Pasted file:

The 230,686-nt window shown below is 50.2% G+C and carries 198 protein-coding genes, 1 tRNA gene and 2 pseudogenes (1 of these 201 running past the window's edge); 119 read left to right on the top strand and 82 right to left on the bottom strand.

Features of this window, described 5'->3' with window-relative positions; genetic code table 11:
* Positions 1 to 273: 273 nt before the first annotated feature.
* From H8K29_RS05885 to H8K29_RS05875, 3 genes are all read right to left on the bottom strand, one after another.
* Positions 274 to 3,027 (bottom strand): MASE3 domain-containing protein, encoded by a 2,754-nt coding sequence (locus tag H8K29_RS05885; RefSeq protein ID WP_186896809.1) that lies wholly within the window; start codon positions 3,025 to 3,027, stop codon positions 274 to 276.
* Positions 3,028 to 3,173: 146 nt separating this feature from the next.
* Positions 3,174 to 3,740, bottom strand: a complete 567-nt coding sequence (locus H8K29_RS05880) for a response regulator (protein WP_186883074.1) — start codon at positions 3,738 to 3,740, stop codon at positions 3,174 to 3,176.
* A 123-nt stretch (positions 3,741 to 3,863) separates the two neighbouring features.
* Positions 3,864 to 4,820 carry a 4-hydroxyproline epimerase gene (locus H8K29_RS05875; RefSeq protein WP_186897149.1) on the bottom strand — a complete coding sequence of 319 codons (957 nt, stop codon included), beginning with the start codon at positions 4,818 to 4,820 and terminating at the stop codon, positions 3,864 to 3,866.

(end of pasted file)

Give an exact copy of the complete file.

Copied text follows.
The 230,686-nt window shown below is 50.2% G+C and carries 198 protein-coding genes, 1 tRNA gene and 2 pseudogenes (1 of these 201 running past the window's edge); 119 read left to right on the top strand and 82 right to left on the bottom strand.

Features of this window, described 5'->3' with window-relative positions; genetic code table 11:
* Positions 1 to 273: 273 nt before the first annotated feature.
* From H8K29_RS05885 to H8K29_RS05875, 3 genes are all read right to left on the bottom strand, one after another.
* Positions 274 to 3,027 (bottom strand): MASE3 domain-containing protein, encoded by a 2,754-nt coding sequence (locus tag H8K29_RS05885; RefSeq protein ID WP_186896809.1) that lies wholly within the window; start codon positions 3,025 to 3,027, stop codon positions 274 to 276.
* Positions 3,028 to 3,173: 146 nt separating this feature from the next.
* Positions 3,174 to 3,740, bottom strand: a complete 567-nt coding sequence (locus H8K29_RS05880) for a response regulator (protein WP_186883074.1) — start codon at positions 3,738 to 3,740, stop codon at positions 3,174 to 3,176.
* A 123-nt stretch (positions 3,741 to 3,863) separates the two neighbouring features.
* Positions 3,864 to 4,820 carry a 4-hydroxyproline epimerase gene (locus H8K29_RS05875; RefSeq protein WP_186897149.1) on the bottom strand — a complete coding sequence of 319 codons (957 nt, stop codon included), beginning with the start codon at positions 4,818 to 4,820 and terminating at the stop codon, positions 3,864 to 3,866.